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Connors, E. C., Krupnikov, Y., & Ryan, J. B. (2019). How Transparency Affects Survey Responses. Public Opinion Quarterly, 83(Suppl. 1), 185–209. https://doi.org/10.1093/poq/nfz013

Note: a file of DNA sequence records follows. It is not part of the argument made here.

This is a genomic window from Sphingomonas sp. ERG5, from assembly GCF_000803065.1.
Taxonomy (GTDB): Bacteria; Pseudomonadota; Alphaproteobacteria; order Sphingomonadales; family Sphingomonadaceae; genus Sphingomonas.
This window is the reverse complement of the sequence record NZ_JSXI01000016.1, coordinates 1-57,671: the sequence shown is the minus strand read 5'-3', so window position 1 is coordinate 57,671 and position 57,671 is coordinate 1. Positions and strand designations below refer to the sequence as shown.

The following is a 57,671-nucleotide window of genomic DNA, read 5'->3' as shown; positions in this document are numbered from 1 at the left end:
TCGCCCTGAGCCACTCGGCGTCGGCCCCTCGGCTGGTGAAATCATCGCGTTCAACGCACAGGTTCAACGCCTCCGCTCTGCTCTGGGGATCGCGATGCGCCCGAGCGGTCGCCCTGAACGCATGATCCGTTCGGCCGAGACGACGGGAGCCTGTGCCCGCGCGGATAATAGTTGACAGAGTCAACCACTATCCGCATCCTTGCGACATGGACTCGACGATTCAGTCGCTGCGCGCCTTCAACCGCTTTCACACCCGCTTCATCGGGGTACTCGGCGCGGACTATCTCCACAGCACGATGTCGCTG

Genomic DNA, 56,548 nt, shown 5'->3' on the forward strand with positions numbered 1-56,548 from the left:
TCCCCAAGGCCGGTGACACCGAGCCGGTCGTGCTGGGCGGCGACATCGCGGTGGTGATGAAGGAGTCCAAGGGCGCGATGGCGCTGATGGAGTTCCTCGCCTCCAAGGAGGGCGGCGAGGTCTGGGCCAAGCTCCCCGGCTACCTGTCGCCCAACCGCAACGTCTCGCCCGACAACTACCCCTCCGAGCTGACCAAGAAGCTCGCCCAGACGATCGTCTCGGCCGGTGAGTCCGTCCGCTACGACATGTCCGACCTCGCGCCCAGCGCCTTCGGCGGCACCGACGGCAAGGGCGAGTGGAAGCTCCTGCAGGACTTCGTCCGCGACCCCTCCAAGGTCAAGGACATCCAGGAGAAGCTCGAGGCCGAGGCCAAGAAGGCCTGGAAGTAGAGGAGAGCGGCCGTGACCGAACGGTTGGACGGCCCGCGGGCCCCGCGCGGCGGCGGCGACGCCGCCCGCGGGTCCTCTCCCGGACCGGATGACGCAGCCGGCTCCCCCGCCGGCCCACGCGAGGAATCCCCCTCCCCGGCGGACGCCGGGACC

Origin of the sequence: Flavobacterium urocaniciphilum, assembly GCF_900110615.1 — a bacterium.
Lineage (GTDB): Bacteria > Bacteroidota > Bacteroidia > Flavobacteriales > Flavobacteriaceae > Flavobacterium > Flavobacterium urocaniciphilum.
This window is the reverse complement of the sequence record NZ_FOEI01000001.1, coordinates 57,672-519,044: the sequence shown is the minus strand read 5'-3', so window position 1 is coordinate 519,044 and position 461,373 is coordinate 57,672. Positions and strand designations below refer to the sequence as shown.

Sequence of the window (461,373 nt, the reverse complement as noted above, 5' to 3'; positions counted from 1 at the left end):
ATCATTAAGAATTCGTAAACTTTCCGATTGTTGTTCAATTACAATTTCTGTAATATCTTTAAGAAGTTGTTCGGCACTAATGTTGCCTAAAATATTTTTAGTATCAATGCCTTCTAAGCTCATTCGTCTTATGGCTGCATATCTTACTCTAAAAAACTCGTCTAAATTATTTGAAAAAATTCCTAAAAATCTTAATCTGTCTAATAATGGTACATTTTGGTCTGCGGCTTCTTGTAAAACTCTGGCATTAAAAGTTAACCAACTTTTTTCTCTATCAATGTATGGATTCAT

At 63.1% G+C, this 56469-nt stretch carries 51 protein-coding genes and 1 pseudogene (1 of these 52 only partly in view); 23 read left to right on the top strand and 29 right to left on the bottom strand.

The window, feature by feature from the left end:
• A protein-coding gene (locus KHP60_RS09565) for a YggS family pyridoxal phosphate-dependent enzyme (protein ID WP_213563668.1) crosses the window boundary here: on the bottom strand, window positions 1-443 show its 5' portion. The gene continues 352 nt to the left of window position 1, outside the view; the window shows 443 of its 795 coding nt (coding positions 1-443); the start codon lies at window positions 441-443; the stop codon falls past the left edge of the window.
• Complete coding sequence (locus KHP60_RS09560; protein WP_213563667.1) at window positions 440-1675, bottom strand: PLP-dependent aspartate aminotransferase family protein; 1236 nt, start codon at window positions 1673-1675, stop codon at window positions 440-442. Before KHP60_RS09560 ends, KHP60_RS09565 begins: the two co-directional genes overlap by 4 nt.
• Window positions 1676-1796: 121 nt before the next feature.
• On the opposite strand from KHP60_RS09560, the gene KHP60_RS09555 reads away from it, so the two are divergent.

Following a shift toward greater transparency, many academic journals across a variety of disciplines now require authors to post their data. At the same time, many university Institutional Review Boards (IRBs) have followed recent US federal guidelines and now require researchers to be more transparent with survey participants regarding what will happen to the collected data. In this paper, we take the first steps toward considering the interaction between these two survey research developments. Using a nationally representative panel, we show that informing survey participants that their de-identified data will be publicly shared by a researcher can affect how these participants answer certain questions. In some cases, public posting notifications can increase data quality (e.g., knowledge measures), but in other cases informing participants of the data’s future use can exacerbate social desirability issues (e.g., turnout). Our results suggest conditional costs and benefits to the intersection between two critical ethical norms underlying survey research: data-sharing and informed consent.